In his most recent report the Special Rapporteur promotes the long-discarded idea of a bi-national state solution to the Israeli-Palestinian conflict. This proposal stands in flagrant contradiction to the Road Map for Peace, to which the UN is committed as a member of the so-called Quartet, which states, “A settlement, negotiated between the parties, will result in the emergence of an independent, democratic, and viable Palestinian state living side by side in peace and security with Israel and its other neighbors.”

Additionally, the Special Rapporteur ignores the intense need facing all peoples in the area for security against terrorism. The Road Map states A two-state solution to the Israeli-Palestinian conflict will only be achieved through an end to violence and terrorism …” The Rapporteur criticizes Israel’s use of force, stating that Israel and Israeli settlers “terrorize” Palestinians, yet he presents no alternative by which Israel might defend its citizens, a right enshrined in the UN Charter.

This epitomizes the problems that diminish the Commission’s credibility and debilitate the UN’s role as a peace-broker. Any UN human rights reform must rectify this imbalance by adopting an agenda that proportionately addresses country-specific human rights violations and is equitable in the selection and mandates of special rapporteurs.

11. Civil and political rights, including the questions of: (e) Religious intolerance.

It is troubling that in her report, the Special Rapporteur on Religious Intolerance does not mention antisemitism in connection with freedom of religion and belief.


18. Effective functioning of human rights mechanisms: (c) Adaptation and strengthening of the United Nations machinery for human rights.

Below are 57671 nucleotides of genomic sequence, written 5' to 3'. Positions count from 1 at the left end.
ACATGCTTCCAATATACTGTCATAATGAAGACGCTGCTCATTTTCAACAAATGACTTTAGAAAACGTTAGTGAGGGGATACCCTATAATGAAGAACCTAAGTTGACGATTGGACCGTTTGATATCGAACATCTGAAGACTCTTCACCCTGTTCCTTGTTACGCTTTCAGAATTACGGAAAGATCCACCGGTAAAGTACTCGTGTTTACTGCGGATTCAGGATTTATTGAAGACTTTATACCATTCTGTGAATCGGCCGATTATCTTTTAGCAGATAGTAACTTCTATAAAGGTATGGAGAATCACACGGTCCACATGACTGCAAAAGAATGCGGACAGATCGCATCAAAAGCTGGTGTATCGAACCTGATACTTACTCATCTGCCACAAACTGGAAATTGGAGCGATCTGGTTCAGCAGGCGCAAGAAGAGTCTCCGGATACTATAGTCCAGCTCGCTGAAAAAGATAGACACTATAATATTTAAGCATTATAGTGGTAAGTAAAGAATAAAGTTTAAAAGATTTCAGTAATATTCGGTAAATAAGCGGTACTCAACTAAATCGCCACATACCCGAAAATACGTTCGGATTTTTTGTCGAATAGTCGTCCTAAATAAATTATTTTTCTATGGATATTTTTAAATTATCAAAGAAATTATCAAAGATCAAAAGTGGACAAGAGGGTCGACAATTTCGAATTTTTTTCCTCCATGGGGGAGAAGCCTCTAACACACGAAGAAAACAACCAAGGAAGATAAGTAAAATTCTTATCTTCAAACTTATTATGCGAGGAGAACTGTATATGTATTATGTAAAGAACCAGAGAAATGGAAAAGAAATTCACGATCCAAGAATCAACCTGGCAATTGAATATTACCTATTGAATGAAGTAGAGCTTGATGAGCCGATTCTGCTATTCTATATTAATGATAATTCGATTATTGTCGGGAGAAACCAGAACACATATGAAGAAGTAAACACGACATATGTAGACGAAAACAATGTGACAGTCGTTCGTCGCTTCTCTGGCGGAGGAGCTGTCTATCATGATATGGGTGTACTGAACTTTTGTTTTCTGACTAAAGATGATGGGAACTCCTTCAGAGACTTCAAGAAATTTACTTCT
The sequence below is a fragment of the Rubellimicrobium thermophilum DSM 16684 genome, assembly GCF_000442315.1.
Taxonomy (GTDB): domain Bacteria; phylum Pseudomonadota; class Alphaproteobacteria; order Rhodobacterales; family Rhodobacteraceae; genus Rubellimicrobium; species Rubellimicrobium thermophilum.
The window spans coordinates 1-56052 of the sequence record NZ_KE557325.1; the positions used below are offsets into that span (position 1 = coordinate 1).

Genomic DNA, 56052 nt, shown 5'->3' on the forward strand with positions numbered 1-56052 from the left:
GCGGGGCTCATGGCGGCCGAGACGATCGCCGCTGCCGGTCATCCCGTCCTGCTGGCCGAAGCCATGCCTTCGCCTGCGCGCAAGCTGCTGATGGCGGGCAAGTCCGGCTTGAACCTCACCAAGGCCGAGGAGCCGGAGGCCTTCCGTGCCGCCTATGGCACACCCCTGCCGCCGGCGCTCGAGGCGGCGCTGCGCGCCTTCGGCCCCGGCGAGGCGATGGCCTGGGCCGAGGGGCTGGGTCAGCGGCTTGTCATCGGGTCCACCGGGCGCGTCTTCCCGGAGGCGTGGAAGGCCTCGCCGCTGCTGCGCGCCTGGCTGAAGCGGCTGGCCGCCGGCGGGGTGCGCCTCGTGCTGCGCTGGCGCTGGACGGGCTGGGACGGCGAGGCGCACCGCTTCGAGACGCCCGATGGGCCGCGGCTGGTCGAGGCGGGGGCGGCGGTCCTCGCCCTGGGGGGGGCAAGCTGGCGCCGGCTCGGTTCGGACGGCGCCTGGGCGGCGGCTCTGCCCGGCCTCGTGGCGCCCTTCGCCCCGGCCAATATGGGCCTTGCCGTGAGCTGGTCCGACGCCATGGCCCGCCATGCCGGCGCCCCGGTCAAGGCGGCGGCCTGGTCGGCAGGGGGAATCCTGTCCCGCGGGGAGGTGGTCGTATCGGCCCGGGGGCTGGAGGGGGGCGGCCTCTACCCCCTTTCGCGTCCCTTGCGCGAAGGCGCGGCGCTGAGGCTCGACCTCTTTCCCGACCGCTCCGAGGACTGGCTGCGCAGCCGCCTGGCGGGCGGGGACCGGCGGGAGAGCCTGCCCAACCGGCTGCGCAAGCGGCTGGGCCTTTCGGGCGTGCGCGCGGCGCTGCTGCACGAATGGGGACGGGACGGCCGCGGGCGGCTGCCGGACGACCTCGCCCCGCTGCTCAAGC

As long as the lofty principles enshrined in the UN Charter are violated with regard to one member State, they remain unfulfilled. There can be no real reform unless the pervasive and corrosive institutional bias against Israel is eliminated. We strongly support the maintenance of special procedures, both thematic and country-specific, but member States must rid the new Council of bias against Israel in order to prevent repeating the mistakes of the old Commission on Human Rights. Otherwise, the UN’s ability to promote and protect human rights, where it is most needed, will remain in jeopardy.

We support the existence of a strong, effective United Nations and a strengthened, fair human rights system. We are pleased that the following language is included in the draft text to create a Human Rights Council and hope that it will be find its place in the final text in order to render the new Council more credible than the old Commission.

“Membership should be based on the contribution of candidate countries to human rights;

“Elected members should abide by the highest human rights standards and fully cooperate with the Council; and,

“While members, countries should be reviewed under the universal periodic peer review mechanism.”

To ensure an improved membership in which States engaged in gross, systematic human rights violations are not elected, the Council should:

“Ensure an individual and direct vote of two-thirds of the General Assembly;

”Require regional groups to put forward more candidates than the number of seats allocated; and,

”Stipulate that an entirely new Council should be elected, rather than naming the current members of the Commission as the first members of the new Council.”

The Council should be able to respond quickly to matters involving the protection and promotion of human rights. Such emergency meetings, in addition to regular sessions, should be called by one-third of Council members, its Chair, the Secretary-General or the High Commissioner for Human Rights.